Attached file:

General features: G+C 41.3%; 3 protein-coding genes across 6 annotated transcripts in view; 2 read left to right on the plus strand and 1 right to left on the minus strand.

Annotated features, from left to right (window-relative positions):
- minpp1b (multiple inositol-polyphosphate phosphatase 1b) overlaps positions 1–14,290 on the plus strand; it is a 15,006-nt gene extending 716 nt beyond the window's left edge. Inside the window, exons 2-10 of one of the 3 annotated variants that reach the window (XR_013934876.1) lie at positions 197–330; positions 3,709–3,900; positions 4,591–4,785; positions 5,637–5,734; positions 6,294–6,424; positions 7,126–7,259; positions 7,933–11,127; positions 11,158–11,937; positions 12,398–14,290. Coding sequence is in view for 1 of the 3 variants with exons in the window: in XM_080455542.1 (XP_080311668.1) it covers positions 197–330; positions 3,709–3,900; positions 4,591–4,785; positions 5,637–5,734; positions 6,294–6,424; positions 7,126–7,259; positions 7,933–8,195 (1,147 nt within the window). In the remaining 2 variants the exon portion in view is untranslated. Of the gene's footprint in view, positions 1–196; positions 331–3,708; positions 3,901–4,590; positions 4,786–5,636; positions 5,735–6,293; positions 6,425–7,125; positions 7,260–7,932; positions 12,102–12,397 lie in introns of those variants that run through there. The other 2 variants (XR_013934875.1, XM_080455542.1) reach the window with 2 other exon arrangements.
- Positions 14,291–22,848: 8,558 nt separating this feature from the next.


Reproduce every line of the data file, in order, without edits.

General features: G+C 41.3%; 3 protein-coding genes across 6 annotated transcripts in view; 2 read left to right on the plus strand and 1 right to left on the minus strand.

Annotated features, from left to right (window-relative positions):
- minpp1b (multiple inositol-polyphosphate phosphatase 1b) overlaps positions 1–14,290 on the plus strand; it is a 15,006-nt gene extending 716 nt beyond the window's left edge. Inside the window, exons 2-10 of one of the 3 annotated variants that reach the window (XR_013934876.1) lie at positions 197–330; positions 3,709–3,900; positions 4,591–4,785; positions 5,637–5,734; positions 6,294–6,424; positions 7,126–7,259; positions 7,933–11,127; positions 11,158–11,937; positions 12,398–14,290. Coding sequence is in view for 1 of the 3 variants with exons in the window: in XM_080455542.1 (XP_080311668.1) it covers positions 197–330; positions 3,709–3,900; positions 4,591–4,785; positions 5,637–5,734; positions 6,294–6,424; positions 7,126–7,259; positions 7,933–8,195 (1,147 nt within the window). In the remaining 2 variants the exon portion in view is untranslated. Of the gene's footprint in view, positions 1–196; positions 331–3,708; positions 3,901–4,590; positions 4,786–5,636; positions 5,735–6,293; positions 6,425–7,125; positions 7,260–7,932; positions 12,102–12,397 lie in introns of those variants that run through there. The other 2 variants (XR_013934875.1, XM_080455542.1) reach the window with 2 other exon arrangements.
- Positions 14,291–22,848: 8,558 nt separating this feature from the next.